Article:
KOKOPELLI’S legend is quite diverse and entertaining. One story depicts Kokopelli as an ancient Hopi itinerant trader – a traveling salesman of sorts – who played his flute from a distance to alert the tribe of his approach. He was also known to have been quite the womanizer, bringing gifts of seed, blankets and other surprises to the women of the village, in exchange for amorous favors. He is also known in some tribal histories as the god of fertility; his hunchback appearance representing a sack he always carried, full of wonderful gifts to enhance the reproductive abilities of the tribal women.
Paua Shell: Paua shells are native to New Zealand. They come in various colors and hues from green to blue to pink to purple to golden. Believers wear paua shell jewelry both because of its beauty, and the emotional and physical benefits it brings to the wearer. Paua strengthens the body as well as the heart. Paua also brings sensitivity, harmony and connectivity to relationships.
Hematite, or “Alaskan Black Diamond,” is a metallic grey mineral with a long history of medicinal use. The ancients dissolved hematite in egg whites to treat tumors on the eyelids. It was also mixed with oil and administered as a cure for blood diseases. Known more for its lustre and shiny, smooth appearance than for its folklore, hematite is an extraordinary addition to any piece of jewelry.
Malachite comes from copper ore, thus exuding a green appearance. Its origin dates back to ancient Egypt, and, as with several other precious stones, was believed to possess magical powers. It has been found in Zaire, France, England, Rhodesia, New Mexico, and Arizona. It is rare and highly esteemed by mineral collectors. Malachite is used for making beads, carved figurines, and cabochons (cut stones). However, larger quantities have been used in certain palace walls and buildings in Russia.
Mt. St. Helens is officially known as emerald obsidianite. This gorgeous lab-created stone is made from the ashes of Mount St. Helens as a result of the 1980 eruption. Salvage crews were using torches to cut up construction machinery covered with volcanic ash. The application of heat to the ash resulted in an emerald green obsidian-like substance. It was soon discovered that by adding/subtracting trace elements, other colors could be created such as pink and indigo. Due to its limited availability, Mt. St. Helens stones are in high demand worldwide.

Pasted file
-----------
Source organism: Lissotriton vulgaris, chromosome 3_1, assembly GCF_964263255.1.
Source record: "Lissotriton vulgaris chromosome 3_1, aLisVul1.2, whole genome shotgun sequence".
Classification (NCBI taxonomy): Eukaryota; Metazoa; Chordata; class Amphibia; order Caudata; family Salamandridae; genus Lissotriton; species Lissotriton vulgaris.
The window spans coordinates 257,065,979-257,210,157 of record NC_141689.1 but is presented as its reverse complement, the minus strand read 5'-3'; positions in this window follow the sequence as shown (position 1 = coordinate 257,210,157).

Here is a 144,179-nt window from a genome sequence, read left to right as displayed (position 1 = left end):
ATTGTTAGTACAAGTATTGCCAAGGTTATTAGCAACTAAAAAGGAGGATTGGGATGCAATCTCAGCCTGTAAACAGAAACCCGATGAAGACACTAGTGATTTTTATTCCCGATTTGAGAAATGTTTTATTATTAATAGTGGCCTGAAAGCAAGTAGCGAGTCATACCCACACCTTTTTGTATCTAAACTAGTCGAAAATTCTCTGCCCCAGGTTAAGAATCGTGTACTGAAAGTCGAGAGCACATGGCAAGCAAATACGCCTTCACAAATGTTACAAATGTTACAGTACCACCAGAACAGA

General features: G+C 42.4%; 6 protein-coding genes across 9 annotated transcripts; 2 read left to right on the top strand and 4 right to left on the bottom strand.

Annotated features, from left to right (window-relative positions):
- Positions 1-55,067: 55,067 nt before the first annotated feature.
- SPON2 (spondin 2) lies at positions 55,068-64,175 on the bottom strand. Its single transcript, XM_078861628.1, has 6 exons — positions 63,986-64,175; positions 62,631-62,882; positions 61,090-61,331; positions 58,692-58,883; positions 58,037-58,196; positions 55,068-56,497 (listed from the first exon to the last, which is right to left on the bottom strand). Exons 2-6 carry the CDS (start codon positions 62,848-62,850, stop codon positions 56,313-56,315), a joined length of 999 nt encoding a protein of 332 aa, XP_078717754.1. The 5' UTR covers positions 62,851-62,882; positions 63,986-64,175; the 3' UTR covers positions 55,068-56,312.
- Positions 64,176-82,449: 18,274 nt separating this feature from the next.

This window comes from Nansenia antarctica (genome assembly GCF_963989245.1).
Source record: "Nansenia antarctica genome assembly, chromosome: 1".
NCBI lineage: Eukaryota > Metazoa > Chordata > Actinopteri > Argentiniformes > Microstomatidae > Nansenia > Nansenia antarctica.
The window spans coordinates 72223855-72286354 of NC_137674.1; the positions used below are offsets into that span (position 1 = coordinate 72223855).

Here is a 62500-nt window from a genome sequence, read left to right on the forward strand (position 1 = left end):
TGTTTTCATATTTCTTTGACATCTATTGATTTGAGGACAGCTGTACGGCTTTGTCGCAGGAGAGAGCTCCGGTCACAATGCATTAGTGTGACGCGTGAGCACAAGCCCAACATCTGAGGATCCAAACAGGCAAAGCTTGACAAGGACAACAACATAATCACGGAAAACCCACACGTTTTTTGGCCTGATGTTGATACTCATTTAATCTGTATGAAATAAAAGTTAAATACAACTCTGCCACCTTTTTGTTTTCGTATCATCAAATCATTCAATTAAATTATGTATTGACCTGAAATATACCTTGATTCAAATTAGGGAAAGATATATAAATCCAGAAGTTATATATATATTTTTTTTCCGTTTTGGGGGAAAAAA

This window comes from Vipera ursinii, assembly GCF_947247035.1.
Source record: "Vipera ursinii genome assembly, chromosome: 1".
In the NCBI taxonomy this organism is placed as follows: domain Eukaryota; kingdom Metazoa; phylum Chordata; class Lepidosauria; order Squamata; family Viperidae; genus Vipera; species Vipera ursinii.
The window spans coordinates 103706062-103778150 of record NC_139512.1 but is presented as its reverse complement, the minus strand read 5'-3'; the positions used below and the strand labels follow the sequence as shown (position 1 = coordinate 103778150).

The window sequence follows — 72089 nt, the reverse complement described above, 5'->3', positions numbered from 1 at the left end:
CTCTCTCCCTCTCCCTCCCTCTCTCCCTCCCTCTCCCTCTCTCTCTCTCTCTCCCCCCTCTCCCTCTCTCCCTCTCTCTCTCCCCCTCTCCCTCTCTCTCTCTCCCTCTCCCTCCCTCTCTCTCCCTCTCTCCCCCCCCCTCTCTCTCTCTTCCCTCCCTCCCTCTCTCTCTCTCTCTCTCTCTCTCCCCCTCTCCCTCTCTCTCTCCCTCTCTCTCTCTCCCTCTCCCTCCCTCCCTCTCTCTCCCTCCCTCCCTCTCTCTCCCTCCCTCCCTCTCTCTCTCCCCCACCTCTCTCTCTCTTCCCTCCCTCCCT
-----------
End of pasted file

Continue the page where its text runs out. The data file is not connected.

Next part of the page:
Mystic Fire" is a white topaz stone that has been colorized. The result is a deep, rich rainbow effect. Perhaps an apt description would involve imagining a fresh drop of motor oil on concrete with the sun striking it just right. Mystic Fire is a rising star in the arena of gemstone jewelry. Men and women alike are drawn to it partly because of its earthy translucence.
Lapis is a beautiful opaque stone ranging in color from a deep blue to denim. Lapis can be made of several minerals besides lazurite, namely sodalite, hauyne, calcite (white streaks) and pyrite (metallic streaks or flecks). Stones that are deep blue with small patches of pyrite and calcite are considered the most valuable. The ancients believed that divine favor and success came to those wearing lapis. It was largely reserved for royalty. Claims to origins of lapis range from Afghanistan and ancient Babylon to Peru and the Inca civilization. Regardless, those who wore lapis claimed that "power amulets" were formed when this beautiful stone was shaped into the form of an eye and ornamented with gold.
No gemstone discovered in East Africa has had more of an impact on the world gemstone market than tanzanite, a velvety blue variety of the mineral zoisite that was found for the first time in 1967 and named after the country of its birth by Tiffany & Co. in New York, who introduced the gemstone to the world market in 1969. Possessing rich purples and blues comparable to the finest sapphire, tanzanite is supremely rare, coming from only one place in the world: the Merelani Hills of Tanzania, in the shadow of Mount Kilimanjaro.